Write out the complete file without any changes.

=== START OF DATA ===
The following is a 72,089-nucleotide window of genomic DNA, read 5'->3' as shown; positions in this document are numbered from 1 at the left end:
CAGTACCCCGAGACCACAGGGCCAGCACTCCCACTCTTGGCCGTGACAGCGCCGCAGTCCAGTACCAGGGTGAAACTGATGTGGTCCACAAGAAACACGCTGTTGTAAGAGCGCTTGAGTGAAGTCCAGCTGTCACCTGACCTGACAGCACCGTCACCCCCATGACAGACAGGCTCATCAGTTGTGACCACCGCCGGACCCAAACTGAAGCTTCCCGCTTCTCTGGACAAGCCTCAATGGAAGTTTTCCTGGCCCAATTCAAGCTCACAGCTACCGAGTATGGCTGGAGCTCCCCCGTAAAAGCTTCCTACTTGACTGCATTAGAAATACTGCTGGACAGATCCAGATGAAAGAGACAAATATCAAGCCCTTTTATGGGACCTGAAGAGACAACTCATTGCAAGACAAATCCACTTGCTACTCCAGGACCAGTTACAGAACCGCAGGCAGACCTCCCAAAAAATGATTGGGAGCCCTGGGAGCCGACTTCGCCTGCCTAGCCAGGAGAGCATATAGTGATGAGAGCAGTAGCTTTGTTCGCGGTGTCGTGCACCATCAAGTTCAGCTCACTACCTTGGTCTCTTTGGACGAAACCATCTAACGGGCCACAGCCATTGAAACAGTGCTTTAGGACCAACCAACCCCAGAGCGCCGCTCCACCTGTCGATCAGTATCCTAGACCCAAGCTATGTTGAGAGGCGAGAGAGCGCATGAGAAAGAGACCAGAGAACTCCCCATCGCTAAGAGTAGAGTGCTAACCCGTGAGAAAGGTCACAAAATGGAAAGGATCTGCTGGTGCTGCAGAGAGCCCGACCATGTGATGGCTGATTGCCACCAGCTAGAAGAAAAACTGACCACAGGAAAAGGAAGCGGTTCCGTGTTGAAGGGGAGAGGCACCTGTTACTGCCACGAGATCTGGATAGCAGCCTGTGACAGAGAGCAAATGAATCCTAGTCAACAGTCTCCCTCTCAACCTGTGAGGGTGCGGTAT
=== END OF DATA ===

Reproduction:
The following is a 72,089-nucleotide window of genomic DNA, read 5'->3' as shown; positions in this document are numbered from 1 at the left end:
CAGTACCCCGAGACCACAGGGCCAGCACTCCCACTCTTGGCCGTGACAGCGCCGCAGTCCAGTACCAGGGTGAAACTGATGTGGTCCACAAGAAACACGCTGTTGTAAGAGCGCTTGAGTGAAGTCCAGCTGTCACCTGACCTGACAGCACCGTCACCCCCATGACAGACAGGCTCATCAGTTGTGACCACCGCCGGACCCAAACTGAAGCTTCCCGCTTCTCTGGACAAGCCTCAATGGAAGTTTTCCTGGCCCAATTCAAGCTCACAGCTACCGAGTATGGCTGGAGCTCCCCCGTAAAAGCTTCCTACTTGACTGCATTAGAAATACTGCTGGACAGATCCAGATGAAAGAGACAAATATCAAGCCCTTTTATGGGACCTGAAGAGACAACTCATTGCAAGACAAATCCACTTGCTACTCCAGGACCAGTTACAGAACCGCAGGCAGACCTCCCAAAAAATGATTGGGAGCCCTGGGAGCCGACTTCGCCTGCCTAGCCAGGAGAGCATATAGTGATGAGAGCAGTAGCTTTGTTCGCGGTGTCGTGCACCATCAAGTTCAGCTCACTACCTTGGTCTCTTTGGACGAAACCATCTAACGGGCCACAGCCATTGAAACAGTGCTTTAGGACCAACCAACCCCAGAGCGCCGCTCCACCTGTCGATCAGTATCCTAGACCCAAGCTATGTTGAGAGGCGAGAGAGCGCATGAGAAAGAGACCAGAGAACTCCCCATCGCTAAGAGTAGAGTGCTAACCCGTGAGAAAGGTCACAAAATGGAAAGGATCTGCTGGTGCTGCAGAGAGCCCGACCATGTGATGGCTGATTGCCACCAGCTAGAAGAAAAACTGACCACAGGAAAAGGAAGCGGTTCCGTGTTGAAGGGGAGAGGCACCTGTTACTGCCACGAGATCTGGATAGCAGCCTGTGACAGAGAGCAAATGAATCCTAGTCAACAGTCTCCCTCTCAACCTGTGAGGGTGCGGTAT